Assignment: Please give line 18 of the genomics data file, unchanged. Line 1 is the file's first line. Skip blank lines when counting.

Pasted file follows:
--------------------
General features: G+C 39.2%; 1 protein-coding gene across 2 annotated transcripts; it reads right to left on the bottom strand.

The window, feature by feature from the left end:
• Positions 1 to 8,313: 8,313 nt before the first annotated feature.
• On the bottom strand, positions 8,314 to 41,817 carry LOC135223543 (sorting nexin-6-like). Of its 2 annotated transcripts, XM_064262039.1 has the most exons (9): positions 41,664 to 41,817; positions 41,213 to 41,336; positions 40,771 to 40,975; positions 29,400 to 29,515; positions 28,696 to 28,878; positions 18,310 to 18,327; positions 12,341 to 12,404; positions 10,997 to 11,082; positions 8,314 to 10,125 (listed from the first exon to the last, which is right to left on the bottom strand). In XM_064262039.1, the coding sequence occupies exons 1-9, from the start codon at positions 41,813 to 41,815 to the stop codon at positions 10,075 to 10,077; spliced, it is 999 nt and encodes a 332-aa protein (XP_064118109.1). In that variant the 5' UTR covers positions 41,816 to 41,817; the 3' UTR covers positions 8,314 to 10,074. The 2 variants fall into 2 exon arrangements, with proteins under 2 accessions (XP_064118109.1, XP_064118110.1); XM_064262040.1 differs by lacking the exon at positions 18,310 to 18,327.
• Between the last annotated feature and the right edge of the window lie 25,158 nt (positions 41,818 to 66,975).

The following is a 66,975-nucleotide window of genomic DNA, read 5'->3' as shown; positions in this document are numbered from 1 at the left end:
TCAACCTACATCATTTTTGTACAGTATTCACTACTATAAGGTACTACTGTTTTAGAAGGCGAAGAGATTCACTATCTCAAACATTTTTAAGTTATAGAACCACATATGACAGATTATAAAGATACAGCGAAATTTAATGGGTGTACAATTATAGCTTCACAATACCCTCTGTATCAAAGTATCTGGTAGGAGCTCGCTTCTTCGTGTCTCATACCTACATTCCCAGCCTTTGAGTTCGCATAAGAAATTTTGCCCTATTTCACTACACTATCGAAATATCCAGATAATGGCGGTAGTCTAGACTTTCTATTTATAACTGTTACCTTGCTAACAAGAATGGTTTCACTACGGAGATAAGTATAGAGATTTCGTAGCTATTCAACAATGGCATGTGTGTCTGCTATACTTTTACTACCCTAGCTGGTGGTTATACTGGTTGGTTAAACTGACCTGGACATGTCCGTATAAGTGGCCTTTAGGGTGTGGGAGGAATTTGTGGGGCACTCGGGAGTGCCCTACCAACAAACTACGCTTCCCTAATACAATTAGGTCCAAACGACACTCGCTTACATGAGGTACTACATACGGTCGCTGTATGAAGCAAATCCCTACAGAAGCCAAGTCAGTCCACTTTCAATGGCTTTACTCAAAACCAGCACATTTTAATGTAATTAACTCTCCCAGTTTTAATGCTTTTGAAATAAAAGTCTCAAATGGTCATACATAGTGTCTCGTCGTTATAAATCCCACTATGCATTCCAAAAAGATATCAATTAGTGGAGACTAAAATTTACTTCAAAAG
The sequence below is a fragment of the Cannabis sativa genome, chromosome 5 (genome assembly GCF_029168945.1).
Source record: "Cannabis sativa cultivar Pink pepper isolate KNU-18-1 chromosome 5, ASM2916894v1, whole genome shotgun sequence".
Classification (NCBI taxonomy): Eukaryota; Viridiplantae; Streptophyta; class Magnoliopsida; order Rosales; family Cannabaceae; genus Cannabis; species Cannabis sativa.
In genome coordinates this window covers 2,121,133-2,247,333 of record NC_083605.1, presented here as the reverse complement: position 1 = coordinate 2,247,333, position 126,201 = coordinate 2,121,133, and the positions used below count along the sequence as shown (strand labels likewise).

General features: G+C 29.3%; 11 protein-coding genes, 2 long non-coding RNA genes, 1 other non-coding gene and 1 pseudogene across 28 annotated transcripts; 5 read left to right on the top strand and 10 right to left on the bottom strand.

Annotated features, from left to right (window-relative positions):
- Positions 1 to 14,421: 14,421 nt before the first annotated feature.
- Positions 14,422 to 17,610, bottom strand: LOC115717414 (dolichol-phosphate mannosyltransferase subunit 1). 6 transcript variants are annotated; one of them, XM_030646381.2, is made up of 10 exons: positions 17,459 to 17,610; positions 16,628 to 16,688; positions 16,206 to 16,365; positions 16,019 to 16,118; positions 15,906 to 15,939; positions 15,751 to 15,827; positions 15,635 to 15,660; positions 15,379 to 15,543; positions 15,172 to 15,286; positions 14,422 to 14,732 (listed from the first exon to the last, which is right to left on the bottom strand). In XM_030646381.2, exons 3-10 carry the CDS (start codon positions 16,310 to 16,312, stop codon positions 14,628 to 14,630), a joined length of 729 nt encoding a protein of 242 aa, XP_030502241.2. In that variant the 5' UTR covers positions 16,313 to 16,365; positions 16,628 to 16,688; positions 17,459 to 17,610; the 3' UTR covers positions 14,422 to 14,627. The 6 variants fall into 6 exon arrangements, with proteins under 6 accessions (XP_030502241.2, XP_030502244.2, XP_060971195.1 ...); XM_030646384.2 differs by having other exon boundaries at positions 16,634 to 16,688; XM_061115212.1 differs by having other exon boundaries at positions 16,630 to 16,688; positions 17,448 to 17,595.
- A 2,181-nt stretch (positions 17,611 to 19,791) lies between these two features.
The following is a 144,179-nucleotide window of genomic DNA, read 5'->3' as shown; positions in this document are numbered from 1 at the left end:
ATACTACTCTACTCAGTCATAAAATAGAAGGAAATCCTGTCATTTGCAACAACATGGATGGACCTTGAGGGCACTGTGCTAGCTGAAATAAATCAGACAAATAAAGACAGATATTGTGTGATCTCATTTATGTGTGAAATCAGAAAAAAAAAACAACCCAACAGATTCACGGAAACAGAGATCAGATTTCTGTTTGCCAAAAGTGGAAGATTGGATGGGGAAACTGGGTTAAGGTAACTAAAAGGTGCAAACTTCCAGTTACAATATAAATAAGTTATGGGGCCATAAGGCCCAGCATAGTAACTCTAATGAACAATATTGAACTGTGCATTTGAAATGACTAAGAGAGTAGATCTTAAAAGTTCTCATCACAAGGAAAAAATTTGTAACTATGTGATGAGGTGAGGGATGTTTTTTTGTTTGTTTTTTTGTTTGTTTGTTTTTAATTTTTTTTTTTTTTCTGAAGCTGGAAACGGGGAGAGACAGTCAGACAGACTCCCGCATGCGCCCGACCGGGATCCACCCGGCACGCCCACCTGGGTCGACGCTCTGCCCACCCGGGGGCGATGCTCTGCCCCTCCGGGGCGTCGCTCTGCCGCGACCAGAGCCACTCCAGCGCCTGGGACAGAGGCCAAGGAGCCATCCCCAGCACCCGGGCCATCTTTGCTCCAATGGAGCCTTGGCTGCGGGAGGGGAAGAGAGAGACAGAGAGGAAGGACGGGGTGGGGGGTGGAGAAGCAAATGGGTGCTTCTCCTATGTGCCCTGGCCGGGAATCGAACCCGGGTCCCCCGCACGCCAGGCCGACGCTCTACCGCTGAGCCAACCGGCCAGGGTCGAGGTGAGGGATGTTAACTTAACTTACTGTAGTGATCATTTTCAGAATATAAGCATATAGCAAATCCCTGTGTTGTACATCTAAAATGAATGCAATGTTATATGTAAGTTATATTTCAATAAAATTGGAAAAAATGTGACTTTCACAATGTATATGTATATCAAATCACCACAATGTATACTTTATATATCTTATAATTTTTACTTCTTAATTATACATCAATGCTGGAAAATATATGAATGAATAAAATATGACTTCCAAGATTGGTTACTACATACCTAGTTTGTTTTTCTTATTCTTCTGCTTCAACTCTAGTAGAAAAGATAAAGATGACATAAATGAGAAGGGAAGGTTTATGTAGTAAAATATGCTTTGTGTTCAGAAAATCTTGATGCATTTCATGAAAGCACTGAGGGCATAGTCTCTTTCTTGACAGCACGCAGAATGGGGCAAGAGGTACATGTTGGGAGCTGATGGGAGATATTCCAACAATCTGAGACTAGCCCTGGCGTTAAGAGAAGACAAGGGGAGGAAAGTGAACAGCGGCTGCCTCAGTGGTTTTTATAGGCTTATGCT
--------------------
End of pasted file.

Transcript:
ATACTACTCTACTCAGTCATAAAATAGAAGGAAATCCTGTCATTTGCAACAACATGGATGGACCTTGAGGGCACTGTGCTAGCTGAAATAAATCAGACAAATAAAGACAGATATTGTGTGATCTCATTTATGTGTGAAATCAGAAAAAAAAAACAACCCAACAGATTCACGGAAACAGAGATCAGATTTCTGTTTGCCAAAAGTGGAAGATTGGATGGGGAAACTGGGTTAAGGTAACTAAAAGGTGCAAACTTCCAGTTACAATATAAATAAGTTATGGGGCCATAAGGCCCAGCATAGTAACTCTAATGAACAATATTGAACTGTGCATTTGAAATGACTAAGAGAGTAGATCTTAAAAGTTCTCATCACAAGGAAAAAATTTGTAACTATGTGATGAGGTGAGGGATGTTTTTTTGTTTGTTTTTTTGTTTGTTTGTTTTTAATTTTTTTTTTTTTTCTGAAGCTGGAAACGGGGAGAGACAGTCAGACAGACTCCCGCATGCGCCCGACCGGGATCCACCCGGCACGCCCACCTGGGTCGACGCTCTGCCCACCCGGGGGCGATGCTCTGCCCCTCCGGGGCGTCGCTCTGCCGCGACCAGAGCCACTCCAGCGCCTGGGACAGAGGCCAAGGAGCCATCCCCAGCACCCGGGCCATCTTTGCTCCAATGGAGCCTTGGCTGCGGGAGGGGAAGAGAGAGACAGAGAGGAAGGACGGGGTGGGGGGTGGAGAAGCAAATGGGTGCTTCTCCTATGTGCCCTGGCCGGGAATCGAACCCGGGTCCCCCGCACGCCAGGCCGACGCTCTACCGCTGAGCCAACCGGCCAGGGTCGAGGTGAGGGATGTTAACTTAACTTACTGTAGTGATCATTTTCAGAATATAAGCATATAGCAAATCCCTGTGTTGTACATCTAAAATGAATGCAATGTTATATGTAAGTTATATTTCAATAAAATTGGAAAAAATGTGACTTTCACAATGTATATGTATATCAAATCACCACAATGTATACTTTATATATCTTATAATTTTTACTTCTTAATTATACATCAATGCTGGAAAATATATGAATGAATAAAATATGACTTCCAAGATTGGTTACTACATACCTAGTTTGTTTTTCTTATTCTTCTGCTTCAACTCTAGTAGAAAAGATAAAGATGACATAAATGAGAAGGGAAGGTTTATGTAGTAAAATATGCTTTGTGTTCAGAAAATCTTGATGCATTTCATGAAAGCACTGAGGGCATAGTCTCTTTCTTGACAGCACGCAGAATGGGGCAAGAGGTACATGTTGGGAGCTGATGGGAGATATTCCAACAATCTGAGACTAGCCCTGGCGTTAAGAGAAGACAAGGGGAGGAAAGTGAACAGCGGCTGCCTCAGTGGTTTTTATAGGCTTATGCT